December's Monthly Ramblings of a Recovering Architect

December 28, 2017



I have heard this term used in reference to several different types of low slope roof assemblies.


The industry is trying to wean itself from the word "fully" because when describing roofing, it can refer to a membrane that is adhered to a substrate (usually a cover board or rigid insulation), as well as to a roof system whose every component is held fast to every other component by gluing or fusion. "Fully" can also be used to establish an expected level of bond between the components . 


When describing a roof membrane, "fully adhered" would imply 100% adhesion to the substrate; a percentage that is not realistic due to small voids in the contact surfaces of the materials. When describing an assembly without fasteners, the insulation boards in that assembly are commonly bonded to the deck using low rise foam adhesive in a serpentine pattern. The pattern spacing varies depending on the uplift resistance required (usually 6-18” on center), and In neither case is "full", or 100% adhesion achieved.


The NRCA publishes many of the industry standards, and they prefer the use of the term ‘Adhered’ to ‘Fully Adhered’. Although there is no current industry consensus on terminology, an ‘ adhered membrane’ would better describe a membrane held fast to the component below by glue or fusion, and an ‘ adhered assembly’  could describe an assembly in which there are no fasteners.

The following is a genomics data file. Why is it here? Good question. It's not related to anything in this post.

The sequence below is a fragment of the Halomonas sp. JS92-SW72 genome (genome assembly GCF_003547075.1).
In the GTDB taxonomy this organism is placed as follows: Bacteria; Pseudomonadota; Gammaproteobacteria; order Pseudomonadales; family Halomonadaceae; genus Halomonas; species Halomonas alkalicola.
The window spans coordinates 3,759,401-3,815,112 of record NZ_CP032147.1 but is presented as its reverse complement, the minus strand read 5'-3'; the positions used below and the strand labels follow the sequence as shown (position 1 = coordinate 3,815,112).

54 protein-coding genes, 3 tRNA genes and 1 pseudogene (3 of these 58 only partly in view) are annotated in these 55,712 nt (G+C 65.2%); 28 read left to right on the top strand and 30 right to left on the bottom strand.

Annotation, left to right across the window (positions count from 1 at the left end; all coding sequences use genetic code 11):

Mark Graham is the National Roofing Contractors Association’s (NRCA) Vice President of Technical Services and has written extensively on this and other subjects. You can read more by clicking the link to his article “The fully-adhered misnomer" from Professional Roofing, January 2017 - available with permission by the author.



Diagram above from Firestone Building Products. In current lingo, this might be better described as an adhered TPO membrane over a mechanically attached, or adhered assembly to deck. Sometimes the assemblies are hybrid, consisting of both mechanical and adhered components. Mechanical attachments are often less expensive, but are sometimes avoided to limit thermal bridging or to minimize damage to the deck or components below the deck.







Mike Ryan has been involved in the construction industry and the design profession in one way or another since 1986. As Staff Architect and Chief Technical Officer at National Roofing, he gets to combine field experience with design expertise and brings with him an understanding of business, detailing and project types. His facility in coordinating with the entire project team comes from his former life as a principal of a local architectural firm. 


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